Jack the Ripper: The Women of Whitechapel - a world premiere at English National Opera

Jack the Ripper is as luridly fascinating today as he was over a century ago, so it was no doubt sensationalist of the marketing department of English National Opera to put the Victorian serial killer’s name first and the true subject of Iain Bell’s new opera - his victims, the women of Whitechapel - as something of an after-thought. Font size matters, especially if it’s to sell tickets.

Tosca at the Met


The 1917 Met Tosca production hung around for 50 years, bested by the 1925 San Francisco Opera production that lived to the ripe old age of 92.  The current Met production is just 2 years old but has the feel of something that can live forever.

Drama Queens and Divas at the ROH: Handel's Berenice

A war ‘between love and politics’: so librettist Antonio Salvi summarised the conflict at the heart of Handel’s 1737 opera, Berenice. Well, we’ve had a surfeit of warring politics of late, but there’s been little love lost between opposing factions, and the laughs that director Adele Thomas and her team supply in this satirical and spicy production at the ROH’s stunningly re-designed Linbury Theatre have been in severely short supply.

Mozart’s Mass in C minor at the Royal Festival Hall

A strange concert, this, in that, although chorally conceived, it proved strongest in the performance of Schumann’s Piano Concerto: not so much a comment on the choral singing as on the conducting of Dan Ludford-Thomas.

Samson et Dalila at the Met


It was the final performance of the premiere season of Darko Tresnjak’s production of Camille Saint-Saëns' Samson et Dalila. Four tenors later. 

The Enchantresse and Dido and Aeneas
in Lyon

Dido and Aeneas, Il ritorno d’Ulisse and Tchaikowsky’s L’Enchantresse, the three operas of the Opéra de Lyon’s annual late March festival all tease destiny. But far more striking than the thematic relationship that motivates this 2019 festival is the derivation of these three productions from the world of hyper-refined theater, far flung hyper-refined theater.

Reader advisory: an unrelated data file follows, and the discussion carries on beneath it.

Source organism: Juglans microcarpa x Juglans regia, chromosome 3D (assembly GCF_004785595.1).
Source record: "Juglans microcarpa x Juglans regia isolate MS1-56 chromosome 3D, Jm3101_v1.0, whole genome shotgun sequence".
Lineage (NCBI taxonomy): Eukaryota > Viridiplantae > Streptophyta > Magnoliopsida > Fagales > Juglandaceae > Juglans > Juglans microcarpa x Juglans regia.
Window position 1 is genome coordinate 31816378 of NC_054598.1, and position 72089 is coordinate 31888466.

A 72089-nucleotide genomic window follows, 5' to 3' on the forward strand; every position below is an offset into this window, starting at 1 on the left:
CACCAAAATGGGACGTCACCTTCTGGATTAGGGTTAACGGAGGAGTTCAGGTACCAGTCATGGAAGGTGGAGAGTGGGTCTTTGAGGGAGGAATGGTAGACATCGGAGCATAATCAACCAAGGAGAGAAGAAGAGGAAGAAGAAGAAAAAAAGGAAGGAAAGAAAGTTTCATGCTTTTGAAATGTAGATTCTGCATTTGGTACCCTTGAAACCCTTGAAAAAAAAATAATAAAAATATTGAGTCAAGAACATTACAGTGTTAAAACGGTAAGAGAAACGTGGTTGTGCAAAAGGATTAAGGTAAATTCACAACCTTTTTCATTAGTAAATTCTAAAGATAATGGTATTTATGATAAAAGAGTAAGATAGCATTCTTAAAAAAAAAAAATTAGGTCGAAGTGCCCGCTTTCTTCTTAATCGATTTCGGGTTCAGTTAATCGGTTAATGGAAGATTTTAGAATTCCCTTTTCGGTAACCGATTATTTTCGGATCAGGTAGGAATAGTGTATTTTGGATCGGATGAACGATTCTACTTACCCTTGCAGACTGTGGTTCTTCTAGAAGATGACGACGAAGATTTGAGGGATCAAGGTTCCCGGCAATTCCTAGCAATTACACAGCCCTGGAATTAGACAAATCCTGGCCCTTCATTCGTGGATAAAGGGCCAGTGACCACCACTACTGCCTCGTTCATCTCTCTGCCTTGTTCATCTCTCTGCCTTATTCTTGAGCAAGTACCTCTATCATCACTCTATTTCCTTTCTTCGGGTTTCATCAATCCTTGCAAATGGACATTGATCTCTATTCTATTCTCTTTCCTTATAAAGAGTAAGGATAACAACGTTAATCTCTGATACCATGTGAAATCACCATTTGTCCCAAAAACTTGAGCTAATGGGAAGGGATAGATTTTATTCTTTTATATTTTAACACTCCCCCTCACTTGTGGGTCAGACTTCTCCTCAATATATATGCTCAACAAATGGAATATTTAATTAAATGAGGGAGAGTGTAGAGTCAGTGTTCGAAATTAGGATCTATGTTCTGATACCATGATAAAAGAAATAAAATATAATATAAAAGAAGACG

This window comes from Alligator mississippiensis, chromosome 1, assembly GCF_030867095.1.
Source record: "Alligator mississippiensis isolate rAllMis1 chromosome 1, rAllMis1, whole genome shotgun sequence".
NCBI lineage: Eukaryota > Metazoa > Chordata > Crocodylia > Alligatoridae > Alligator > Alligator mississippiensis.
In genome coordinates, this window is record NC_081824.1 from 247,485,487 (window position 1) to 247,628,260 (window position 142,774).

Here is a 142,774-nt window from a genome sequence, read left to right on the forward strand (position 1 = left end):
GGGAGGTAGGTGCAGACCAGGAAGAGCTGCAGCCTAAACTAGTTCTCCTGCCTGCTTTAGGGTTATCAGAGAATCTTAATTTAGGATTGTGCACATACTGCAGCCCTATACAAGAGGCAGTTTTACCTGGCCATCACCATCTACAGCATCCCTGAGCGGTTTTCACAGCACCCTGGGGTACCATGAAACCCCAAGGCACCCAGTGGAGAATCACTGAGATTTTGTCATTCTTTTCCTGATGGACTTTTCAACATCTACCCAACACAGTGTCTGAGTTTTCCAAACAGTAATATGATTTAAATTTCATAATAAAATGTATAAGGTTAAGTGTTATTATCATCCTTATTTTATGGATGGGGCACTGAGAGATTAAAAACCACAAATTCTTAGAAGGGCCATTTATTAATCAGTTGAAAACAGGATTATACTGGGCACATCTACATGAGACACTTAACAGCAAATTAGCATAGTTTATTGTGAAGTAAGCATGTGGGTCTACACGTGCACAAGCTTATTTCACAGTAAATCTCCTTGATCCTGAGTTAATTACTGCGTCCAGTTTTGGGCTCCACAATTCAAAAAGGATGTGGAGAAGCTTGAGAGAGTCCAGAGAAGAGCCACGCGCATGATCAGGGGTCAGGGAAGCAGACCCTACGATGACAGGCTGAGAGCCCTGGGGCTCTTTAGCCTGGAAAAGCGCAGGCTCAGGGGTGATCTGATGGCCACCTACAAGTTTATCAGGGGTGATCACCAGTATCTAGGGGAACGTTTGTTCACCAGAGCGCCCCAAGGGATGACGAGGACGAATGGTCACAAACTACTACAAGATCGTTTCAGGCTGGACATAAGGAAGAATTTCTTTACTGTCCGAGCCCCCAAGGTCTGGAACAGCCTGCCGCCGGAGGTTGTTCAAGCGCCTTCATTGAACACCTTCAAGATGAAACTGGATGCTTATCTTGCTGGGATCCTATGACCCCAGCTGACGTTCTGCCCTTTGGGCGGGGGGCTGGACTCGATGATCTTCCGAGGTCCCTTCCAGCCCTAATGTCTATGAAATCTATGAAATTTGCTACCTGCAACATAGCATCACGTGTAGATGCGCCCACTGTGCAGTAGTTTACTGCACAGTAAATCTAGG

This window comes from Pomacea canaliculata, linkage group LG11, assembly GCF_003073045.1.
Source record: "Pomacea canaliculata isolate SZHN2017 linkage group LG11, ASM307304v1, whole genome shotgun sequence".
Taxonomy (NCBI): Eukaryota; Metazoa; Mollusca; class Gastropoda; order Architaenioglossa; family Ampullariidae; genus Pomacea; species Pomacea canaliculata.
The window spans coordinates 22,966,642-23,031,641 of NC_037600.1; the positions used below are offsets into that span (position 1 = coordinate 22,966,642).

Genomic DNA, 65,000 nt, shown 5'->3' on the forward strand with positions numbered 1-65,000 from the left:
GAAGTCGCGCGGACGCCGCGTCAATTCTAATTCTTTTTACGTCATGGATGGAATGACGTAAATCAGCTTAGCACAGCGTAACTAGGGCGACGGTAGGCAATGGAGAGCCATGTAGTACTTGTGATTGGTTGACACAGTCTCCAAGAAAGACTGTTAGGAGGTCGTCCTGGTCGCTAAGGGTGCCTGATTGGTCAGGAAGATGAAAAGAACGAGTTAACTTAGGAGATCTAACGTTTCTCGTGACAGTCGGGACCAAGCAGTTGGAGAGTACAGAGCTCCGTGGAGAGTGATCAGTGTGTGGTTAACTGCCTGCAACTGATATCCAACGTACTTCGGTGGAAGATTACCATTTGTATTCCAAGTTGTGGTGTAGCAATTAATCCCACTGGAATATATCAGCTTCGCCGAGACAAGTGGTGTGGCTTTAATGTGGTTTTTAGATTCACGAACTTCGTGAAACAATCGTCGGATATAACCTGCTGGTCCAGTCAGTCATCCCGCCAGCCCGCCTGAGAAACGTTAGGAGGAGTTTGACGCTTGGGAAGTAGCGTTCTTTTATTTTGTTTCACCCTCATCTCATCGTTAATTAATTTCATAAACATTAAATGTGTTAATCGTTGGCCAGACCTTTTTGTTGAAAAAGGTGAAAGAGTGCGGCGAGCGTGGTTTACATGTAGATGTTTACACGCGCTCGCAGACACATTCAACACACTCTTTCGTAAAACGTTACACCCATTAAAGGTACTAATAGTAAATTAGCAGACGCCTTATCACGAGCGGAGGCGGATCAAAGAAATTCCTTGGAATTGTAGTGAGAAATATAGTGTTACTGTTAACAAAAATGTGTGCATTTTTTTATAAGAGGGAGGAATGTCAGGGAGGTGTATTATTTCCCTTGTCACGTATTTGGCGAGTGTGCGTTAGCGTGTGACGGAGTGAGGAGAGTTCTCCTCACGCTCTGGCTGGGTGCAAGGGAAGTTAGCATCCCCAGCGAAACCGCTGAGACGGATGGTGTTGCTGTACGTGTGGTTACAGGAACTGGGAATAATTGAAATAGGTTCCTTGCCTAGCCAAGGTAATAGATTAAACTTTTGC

The devil shares the good tunes: Chelsea Opera Group's Mefistofele

Every man ‘who burns with a thirst for knowledge and life and with curiosity about the nature of good and evil is Faust ... [everyone] who aspires to the Unknown, to the Ideal, is Faust’.

La forza del destino at Covent Garden

Prima la music, poi la parole? It’s the perennial operatic conundrum which has exercised composers from Monteverdi, to Salieri, to Strauss. But, on this occasion we were reminded that sometimes the answer is a simple one: Non, prima le voci!

Barbara Hannigan sings Berg and Gershwin at the Barbican Hall

I first heard Barbara Hannigan in 2008.

OPERA TODAY ARCHIVES »

Performances

Mario Chang as Rodolfo and Olga Busuioc as Mimi [Photo by Ken Howard]
30 May 2016

La bohème, LA Opera

On May 25, 2016, Los Angeles Opera presented a revival of the Herbert Ross production of Giacomo Puccini’s opera, La bohème. Stage director, Peter Kazaras, made use of the Dorothy Chandler Pavilion’s wide stage by setting some scenes usually seen inside the garret on the surrounding roof instead.

La bohème, LA Opera

A review by Maria Nockin

Above: Mario Chang as Rodolfo and Olga Busuioc as Mimi [Photo by Ken Howard]

 

Since the partially constructed Eiffel Tower can be seen in the background, the time of the action is set between 1887 and 1889. Attractive costumes by Peter J. Hall and Jeannique Prospere also set the time and place.